Joe Biden’s meeting with Israeli Prime Minister Naftali Bennett was pushed back a day Thursday as the US president cleared his agenda to address bombings in Kabul.
“The president’s bilateral meeting… has been rescheduled for tomorrow,” the White House said. The two leaders had been due to meet at 11:30 am (1530 GMT) Thursday.
Bennett hopes to reboot ties with the Democratic administration after his predecessor Benjamin Netanyahu’s tempestuous and polarizing 12 years in office.
However, the crisis in Afghanistan loomed over their meeting even before the bombings tore through Kabul, causing multiple casualties and the deaths of at least 12 US troops.
Bennett extended his condolences in a statement Thursday, saying “on behalf of the people of Israel, I share our deep sadness over the loss of American lives in Kabul. Israel stands with the United States in these difficult times, just as America has always stood with us.”
Bennett, 49, is on his first state visit since taking office in June as head of an ideologically-divided coalition in which his hawkish party holds only a handful of seats. He promised “a new spirit of cooperation” from Israel.
Bennett had intended to say Israel was concerned about a potential withdrawal of US forces from Iraq and Syria because of possible future instability, a senior Israeli official said.
The request gained added weight against the deadly Kabul bombings amid the US withdrawal from Afghanistan.
However, Bennett’s staff said he did not plan to give his opinions on the events there.
“We didn’t come here to comment, we came to encourage,” another source in his delegation said. “I think the Americans appreciate that a lot.”
Instead, Bennett was planning to make Iran the focus of his visit, telling US Secretary of State Antony Blinken he wanted to address “how do we fend off and curtail Iran’s pursuit to dominate the region and its race to a nuclear weapon.”
Israel fiercely opposes Biden’s attempt to reverse Trump’s withdrawal from a 2015 nuclear deal that lifted sanctions on Iran in exchange for curbs on its nuclear program.
Since Trump’s move, Iran has itself withdrawn from key commitments, including on uranium enrichment.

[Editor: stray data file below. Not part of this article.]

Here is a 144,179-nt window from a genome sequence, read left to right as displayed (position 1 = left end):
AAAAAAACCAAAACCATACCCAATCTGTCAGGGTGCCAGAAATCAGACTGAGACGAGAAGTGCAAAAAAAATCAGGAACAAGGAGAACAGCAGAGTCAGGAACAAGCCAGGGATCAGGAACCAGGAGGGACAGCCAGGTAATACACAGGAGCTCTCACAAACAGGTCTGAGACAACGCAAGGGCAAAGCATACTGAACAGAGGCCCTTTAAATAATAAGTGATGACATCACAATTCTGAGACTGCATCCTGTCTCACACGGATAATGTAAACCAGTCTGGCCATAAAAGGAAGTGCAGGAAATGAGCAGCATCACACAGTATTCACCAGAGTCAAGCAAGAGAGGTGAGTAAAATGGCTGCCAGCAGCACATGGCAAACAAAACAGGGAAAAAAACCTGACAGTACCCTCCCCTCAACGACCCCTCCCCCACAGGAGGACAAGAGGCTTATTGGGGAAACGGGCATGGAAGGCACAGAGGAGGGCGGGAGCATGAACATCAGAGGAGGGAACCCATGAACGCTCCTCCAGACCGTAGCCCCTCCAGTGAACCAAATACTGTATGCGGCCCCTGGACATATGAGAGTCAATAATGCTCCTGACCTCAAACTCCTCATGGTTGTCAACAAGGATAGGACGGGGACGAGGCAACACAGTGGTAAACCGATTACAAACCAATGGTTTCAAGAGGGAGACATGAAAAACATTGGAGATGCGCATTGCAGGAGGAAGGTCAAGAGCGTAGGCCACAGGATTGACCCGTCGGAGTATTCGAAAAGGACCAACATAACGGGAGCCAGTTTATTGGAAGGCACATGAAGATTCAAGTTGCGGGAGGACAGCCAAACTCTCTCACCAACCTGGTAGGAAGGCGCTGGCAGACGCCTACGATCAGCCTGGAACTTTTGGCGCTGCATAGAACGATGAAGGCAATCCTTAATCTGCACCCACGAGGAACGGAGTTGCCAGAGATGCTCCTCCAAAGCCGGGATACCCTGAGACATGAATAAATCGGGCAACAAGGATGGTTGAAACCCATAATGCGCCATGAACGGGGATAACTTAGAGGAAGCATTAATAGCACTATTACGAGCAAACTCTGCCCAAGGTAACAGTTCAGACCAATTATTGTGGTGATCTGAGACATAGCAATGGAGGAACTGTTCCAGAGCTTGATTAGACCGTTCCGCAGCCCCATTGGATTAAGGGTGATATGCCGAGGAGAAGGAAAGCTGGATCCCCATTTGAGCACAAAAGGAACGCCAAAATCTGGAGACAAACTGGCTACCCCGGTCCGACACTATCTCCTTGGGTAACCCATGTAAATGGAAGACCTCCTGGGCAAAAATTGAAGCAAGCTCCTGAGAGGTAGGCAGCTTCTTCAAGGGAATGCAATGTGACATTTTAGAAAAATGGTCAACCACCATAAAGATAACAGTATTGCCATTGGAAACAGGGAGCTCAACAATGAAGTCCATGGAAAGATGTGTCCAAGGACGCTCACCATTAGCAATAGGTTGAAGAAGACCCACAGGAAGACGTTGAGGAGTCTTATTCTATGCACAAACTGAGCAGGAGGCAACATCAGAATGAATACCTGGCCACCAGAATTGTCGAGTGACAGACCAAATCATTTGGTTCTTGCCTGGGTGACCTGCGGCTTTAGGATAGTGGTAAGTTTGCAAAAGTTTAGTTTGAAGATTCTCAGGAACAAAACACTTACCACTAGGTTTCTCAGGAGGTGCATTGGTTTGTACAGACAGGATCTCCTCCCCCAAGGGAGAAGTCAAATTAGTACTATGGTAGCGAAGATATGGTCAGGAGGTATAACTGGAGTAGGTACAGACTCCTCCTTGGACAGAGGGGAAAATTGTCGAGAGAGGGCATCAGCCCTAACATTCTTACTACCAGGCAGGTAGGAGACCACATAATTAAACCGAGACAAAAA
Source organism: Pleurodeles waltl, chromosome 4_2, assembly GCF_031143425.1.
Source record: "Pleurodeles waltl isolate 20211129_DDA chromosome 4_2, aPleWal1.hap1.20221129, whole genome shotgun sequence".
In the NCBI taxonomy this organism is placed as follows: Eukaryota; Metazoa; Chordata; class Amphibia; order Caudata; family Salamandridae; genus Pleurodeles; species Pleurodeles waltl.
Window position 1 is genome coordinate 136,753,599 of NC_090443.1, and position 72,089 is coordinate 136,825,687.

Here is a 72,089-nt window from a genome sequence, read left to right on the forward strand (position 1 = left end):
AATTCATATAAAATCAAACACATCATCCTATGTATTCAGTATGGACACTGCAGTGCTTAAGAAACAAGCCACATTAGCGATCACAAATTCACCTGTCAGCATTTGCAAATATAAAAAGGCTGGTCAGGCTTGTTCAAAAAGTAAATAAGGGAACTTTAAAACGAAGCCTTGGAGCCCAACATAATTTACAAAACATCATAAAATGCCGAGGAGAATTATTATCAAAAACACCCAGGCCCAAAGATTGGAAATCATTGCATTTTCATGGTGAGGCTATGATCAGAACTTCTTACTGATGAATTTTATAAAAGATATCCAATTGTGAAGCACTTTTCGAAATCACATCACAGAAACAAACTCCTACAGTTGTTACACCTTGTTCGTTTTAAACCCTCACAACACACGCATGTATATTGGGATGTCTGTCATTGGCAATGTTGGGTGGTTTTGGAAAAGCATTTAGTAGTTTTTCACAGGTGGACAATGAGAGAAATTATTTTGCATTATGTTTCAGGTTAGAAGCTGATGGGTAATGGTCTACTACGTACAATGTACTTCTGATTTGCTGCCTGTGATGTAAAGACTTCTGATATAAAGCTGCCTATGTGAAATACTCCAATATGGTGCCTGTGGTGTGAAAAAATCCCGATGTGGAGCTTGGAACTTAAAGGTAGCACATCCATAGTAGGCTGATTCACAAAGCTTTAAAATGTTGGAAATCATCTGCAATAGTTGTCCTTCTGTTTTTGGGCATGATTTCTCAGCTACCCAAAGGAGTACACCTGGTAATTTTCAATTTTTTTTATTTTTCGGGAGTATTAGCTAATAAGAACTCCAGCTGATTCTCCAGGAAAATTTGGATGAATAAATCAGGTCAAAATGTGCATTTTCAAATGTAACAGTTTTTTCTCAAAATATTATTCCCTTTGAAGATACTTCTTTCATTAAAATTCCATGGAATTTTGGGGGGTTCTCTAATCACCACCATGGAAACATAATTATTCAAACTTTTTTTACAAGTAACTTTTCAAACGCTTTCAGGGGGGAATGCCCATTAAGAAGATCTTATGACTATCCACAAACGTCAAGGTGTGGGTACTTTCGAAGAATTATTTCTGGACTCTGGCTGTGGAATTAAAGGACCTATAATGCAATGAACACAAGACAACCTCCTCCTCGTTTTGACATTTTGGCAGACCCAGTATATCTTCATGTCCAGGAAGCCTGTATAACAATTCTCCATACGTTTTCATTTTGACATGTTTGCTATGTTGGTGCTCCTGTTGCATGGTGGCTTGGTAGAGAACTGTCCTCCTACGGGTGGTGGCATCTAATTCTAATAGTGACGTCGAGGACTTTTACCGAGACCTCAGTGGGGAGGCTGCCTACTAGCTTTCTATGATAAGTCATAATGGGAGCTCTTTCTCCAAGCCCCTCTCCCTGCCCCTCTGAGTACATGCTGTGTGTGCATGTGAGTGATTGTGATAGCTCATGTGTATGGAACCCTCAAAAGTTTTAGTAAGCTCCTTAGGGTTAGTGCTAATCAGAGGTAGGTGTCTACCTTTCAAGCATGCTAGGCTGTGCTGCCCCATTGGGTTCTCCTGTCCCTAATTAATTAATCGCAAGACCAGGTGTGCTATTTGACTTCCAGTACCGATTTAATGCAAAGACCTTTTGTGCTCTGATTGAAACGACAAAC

US officials did not address the Iran deal directly Wednesday.
Blinken, however, told Bennett US commitment to Israel’s security is “unshakeable,” and touched on “deep concerns we share about Iran” and its nuclear program.
Two states ‘not relevant’
Bennett and Biden differ on key issues concerning the Palestinians. Bennett has said he will not stop construction in settlements and opposes creating a Palestinian state in territories Israel captured in 1967, both positions at odds with Washington.
“Two states is not relevant, not existent,” the source in his delegation said.
Biden’s administration has restored hundreds of millions of dollars in aid to the Palestinians, much of which was cut by Trump, who described himself as the most “pro-Israel” president in history.
Friction between Israel and Gaza escalated during Bennett’s visit, including violent border clashes.
It was the most serious deterioration since Israel pounded Gaza with air strikes in response to thousands of rockets fired by militants in the territory in May.
Dan Kurtzer, former US ambassador to Israel, told AFP Bennett’s visit would set a new tone even during disagreements.
With Bennett, “even if there are differences on policy, which there will be, the two will be able to talk without this overlay of disrespect.”
The two leaders will now meet at the White House Friday morning, Bennett’s office said. They will first talk one-on-one, then make statements to the press and then continue negotiations with the participation of their staffs.
Bennett’s office said Biden called him and thanked him for showing “understanding” about the postponement.
The Israeli prime minister offered “deep condolences,” telling Biden that Israel “stands at your side in this difficult hour as the USA has stood by Israel throughout the years,” according to Bennett’s office.